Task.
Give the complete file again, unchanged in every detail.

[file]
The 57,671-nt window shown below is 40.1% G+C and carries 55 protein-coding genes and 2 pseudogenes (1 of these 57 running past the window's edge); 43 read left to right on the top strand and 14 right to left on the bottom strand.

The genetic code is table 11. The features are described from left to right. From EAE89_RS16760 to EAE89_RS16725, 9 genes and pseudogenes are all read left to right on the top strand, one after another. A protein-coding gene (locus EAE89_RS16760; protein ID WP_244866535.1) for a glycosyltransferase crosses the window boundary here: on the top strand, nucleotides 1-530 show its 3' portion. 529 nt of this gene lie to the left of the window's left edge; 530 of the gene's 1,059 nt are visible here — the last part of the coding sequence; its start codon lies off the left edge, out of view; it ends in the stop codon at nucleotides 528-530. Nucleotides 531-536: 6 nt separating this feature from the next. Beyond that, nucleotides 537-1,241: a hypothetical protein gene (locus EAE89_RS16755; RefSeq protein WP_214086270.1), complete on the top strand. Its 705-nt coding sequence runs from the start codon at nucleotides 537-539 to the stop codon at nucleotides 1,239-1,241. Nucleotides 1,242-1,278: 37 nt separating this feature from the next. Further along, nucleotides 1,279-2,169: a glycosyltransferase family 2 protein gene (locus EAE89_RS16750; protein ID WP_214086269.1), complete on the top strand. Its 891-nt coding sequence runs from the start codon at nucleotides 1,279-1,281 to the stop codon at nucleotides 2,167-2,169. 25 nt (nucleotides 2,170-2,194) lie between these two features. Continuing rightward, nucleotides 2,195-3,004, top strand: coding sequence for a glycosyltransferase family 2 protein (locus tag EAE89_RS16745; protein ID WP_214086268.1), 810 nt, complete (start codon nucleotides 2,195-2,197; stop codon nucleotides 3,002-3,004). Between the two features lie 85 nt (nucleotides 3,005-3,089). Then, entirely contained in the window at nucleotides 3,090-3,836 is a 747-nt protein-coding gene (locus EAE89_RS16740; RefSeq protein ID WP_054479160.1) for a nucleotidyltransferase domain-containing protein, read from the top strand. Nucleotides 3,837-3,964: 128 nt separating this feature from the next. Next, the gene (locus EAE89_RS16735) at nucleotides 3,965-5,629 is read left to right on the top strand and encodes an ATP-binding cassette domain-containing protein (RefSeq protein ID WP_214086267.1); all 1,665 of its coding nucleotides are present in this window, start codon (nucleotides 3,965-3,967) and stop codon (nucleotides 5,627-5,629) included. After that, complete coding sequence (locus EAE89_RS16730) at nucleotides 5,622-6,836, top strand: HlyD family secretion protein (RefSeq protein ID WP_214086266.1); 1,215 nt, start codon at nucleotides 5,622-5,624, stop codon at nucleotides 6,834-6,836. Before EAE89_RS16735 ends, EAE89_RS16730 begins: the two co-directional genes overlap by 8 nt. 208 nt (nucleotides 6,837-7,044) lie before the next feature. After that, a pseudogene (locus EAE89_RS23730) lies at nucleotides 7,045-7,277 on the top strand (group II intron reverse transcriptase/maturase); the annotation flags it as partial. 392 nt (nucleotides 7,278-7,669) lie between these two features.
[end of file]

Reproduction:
The 57,671-nt window shown below is 40.1% G+C and carries 55 protein-coding genes and 2 pseudogenes (1 of these 57 running past the window's edge); 43 read left to right on the top strand and 14 right to left on the bottom strand.

The genetic code is table 11. The features are described from left to right. From EAE89_RS16760 to EAE89_RS16725, 9 genes and pseudogenes are all read left to right on the top strand, one after another. A protein-coding gene (locus EAE89_RS16760; protein ID WP_244866535.1) for a glycosyltransferase crosses the window boundary here: on the top strand, nucleotides 1-530 show its 3' portion. 529 nt of this gene lie to the left of the window's left edge; 530 of the gene's 1,059 nt are visible here — the last part of the coding sequence; its start codon lies off the left edge, out of view; it ends in the stop codon at nucleotides 528-530. Nucleotides 531-536: 6 nt separating this feature from the next. Beyond that, nucleotides 537-1,241: a hypothetical protein gene (locus EAE89_RS16755; RefSeq protein WP_214086270.1), complete on the top strand. Its 705-nt coding sequence runs from the start codon at nucleotides 537-539 to the stop codon at nucleotides 1,239-1,241. Nucleotides 1,242-1,278: 37 nt separating this feature from the next. Further along, nucleotides 1,279-2,169: a glycosyltransferase family 2 protein gene (locus EAE89_RS16750; protein ID WP_214086269.1), complete on the top strand. Its 891-nt coding sequence runs from the start codon at nucleotides 1,279-1,281 to the stop codon at nucleotides 2,167-2,169. 25 nt (nucleotides 2,170-2,194) lie between these two features. Continuing rightward, nucleotides 2,195-3,004, top strand: coding sequence for a glycosyltransferase family 2 protein (locus tag EAE89_RS16745; protein ID WP_214086268.1), 810 nt, complete (start codon nucleotides 2,195-2,197; stop codon nucleotides 3,002-3,004). Between the two features lie 85 nt (nucleotides 3,005-3,089). Then, entirely contained in the window at nucleotides 3,090-3,836 is a 747-nt protein-coding gene (locus EAE89_RS16740; RefSeq protein ID WP_054479160.1) for a nucleotidyltransferase domain-containing protein, read from the top strand. Nucleotides 3,837-3,964: 128 nt separating this feature from the next. Next, the gene (locus EAE89_RS16735) at nucleotides 3,965-5,629 is read left to right on the top strand and encodes an ATP-binding cassette domain-containing protein (RefSeq protein ID WP_214086267.1); all 1,665 of its coding nucleotides are present in this window, start codon (nucleotides 3,965-3,967) and stop codon (nucleotides 5,627-5,629) included. After that, complete coding sequence (locus EAE89_RS16730) at nucleotides 5,622-6,836, top strand: HlyD family secretion protein (RefSeq protein ID WP_214086266.1); 1,215 nt, start codon at nucleotides 5,622-5,624, stop codon at nucleotides 6,834-6,836. Before EAE89_RS16735 ends, EAE89_RS16730 begins: the two co-directional genes overlap by 8 nt. 208 nt (nucleotides 6,837-7,044) lie before the next feature. After that, a pseudogene (locus EAE89_RS23730) lies at nucleotides 7,045-7,277 on the top strand (group II intron reverse transcriptase/maturase); the annotation flags it as partial. 392 nt (nucleotides 7,278-7,669) lie between these two features.